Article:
Critical Loads Development and Use in Europe: Applicable to USA?

Jean-Paul Hettelingh, Max Posch and Jaap Slootweg
Coordination Centre for Effects (CCE)

Critical loads are developed as early warning indicators for excessive regional deposition of air pollutants that ultimately can affect the sustainability of a good ecological state and of ecosystem services. Critical loads have been used to assess the effectiveness of policy alternatives to abate air pollution. Critical loads for acidification, eutrophication and heavy metals have been modeled and mapped for European terrestrial ecosystems and surface waters under the Convention on Long-range Transboundary Air Pollution (LRTAP Convention). About 29 Parties to the LRTAP Convention participate in the development of the European critical load database under the International Cooperative Programme on Modelling and Mapping. They all have a clearing house institute, which is not always officially established as “National Focal Centre” (NFC) with the secretariat to the Convention. The CCE European background database is used to compute critical loads for the 18 remaining parties within the EMEP modeling domain.The critical loads database includes both empirical and computed critical loads on varying spatial scales. In 2008, National Focal Centres together reported computed critical loads for eutrophication with about 700,000 data points to represent the sensitivity of about 3 million km2 of natural areas. Empirical critical loads of nutrient nitrogen are also reported with about 700,000 data points covering 1.5 million km2. For acidification, about 1 million data points are used to represent about 5.5 million km2. The resolution of critical loads is higher than that of computed depositions within 50x50 km2 grid cells. The latter comes with three numbers. This difference in resolution is not relevant when developing critical loads.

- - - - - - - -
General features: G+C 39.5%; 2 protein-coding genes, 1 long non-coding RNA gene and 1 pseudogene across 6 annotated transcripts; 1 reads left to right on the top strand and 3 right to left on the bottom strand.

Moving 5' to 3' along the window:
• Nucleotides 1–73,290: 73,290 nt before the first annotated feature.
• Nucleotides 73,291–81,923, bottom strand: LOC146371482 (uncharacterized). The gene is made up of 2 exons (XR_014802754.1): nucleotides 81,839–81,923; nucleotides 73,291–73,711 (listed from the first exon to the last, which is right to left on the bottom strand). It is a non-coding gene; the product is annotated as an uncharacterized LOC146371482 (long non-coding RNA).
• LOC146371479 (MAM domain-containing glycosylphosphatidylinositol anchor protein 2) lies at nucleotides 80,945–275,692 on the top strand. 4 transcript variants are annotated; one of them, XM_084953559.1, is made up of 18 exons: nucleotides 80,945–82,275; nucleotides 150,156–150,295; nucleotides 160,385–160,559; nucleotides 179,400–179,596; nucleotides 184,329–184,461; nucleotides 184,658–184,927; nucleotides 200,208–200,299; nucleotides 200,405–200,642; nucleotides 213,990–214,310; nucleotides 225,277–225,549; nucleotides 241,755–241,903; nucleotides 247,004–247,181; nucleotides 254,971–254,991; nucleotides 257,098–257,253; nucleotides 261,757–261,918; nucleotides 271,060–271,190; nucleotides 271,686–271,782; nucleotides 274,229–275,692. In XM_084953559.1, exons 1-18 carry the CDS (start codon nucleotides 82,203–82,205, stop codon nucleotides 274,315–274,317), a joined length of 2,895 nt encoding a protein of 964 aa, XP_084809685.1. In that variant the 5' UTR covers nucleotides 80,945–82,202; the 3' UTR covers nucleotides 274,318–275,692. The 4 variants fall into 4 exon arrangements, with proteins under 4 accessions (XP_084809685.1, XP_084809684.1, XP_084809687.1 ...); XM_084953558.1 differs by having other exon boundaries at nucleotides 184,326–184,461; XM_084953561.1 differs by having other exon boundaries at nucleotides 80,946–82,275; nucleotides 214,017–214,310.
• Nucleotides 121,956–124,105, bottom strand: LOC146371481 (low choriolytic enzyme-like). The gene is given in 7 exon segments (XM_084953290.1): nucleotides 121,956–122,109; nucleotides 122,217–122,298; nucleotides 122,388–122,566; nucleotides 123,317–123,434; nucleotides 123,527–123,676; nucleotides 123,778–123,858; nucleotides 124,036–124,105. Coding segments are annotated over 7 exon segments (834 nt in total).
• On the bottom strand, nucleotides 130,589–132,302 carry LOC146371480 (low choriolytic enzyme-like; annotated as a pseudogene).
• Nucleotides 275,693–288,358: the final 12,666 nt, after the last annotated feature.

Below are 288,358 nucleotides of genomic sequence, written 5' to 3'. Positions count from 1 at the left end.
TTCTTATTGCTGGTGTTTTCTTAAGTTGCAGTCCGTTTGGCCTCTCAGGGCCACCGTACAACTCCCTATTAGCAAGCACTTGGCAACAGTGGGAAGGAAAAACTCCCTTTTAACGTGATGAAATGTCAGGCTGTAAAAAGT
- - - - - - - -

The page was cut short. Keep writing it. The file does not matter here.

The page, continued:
It can be argued that many of the development-elements of the European critical load approach can also be applied to natural systems in the USA. These could be designed in a collaborative effort under a Pilot NFC project. In addition to the compilation of existing critical loads data for natural areas in the USA, it is recommended to also draw a framework of a generic method allowing for the computation, or expert-estimation, of tentative critical loads for other areas. The development of such a framework may benefit from approaches that have led to the European background database.

For the use-elements other requirements need to be identified, such as the availability of operational models for the simulation of atmospheric dispersion of air pollutants and best applicable (local and regional) spatial scales for the assessment of exceedances for natural areas in the USA.

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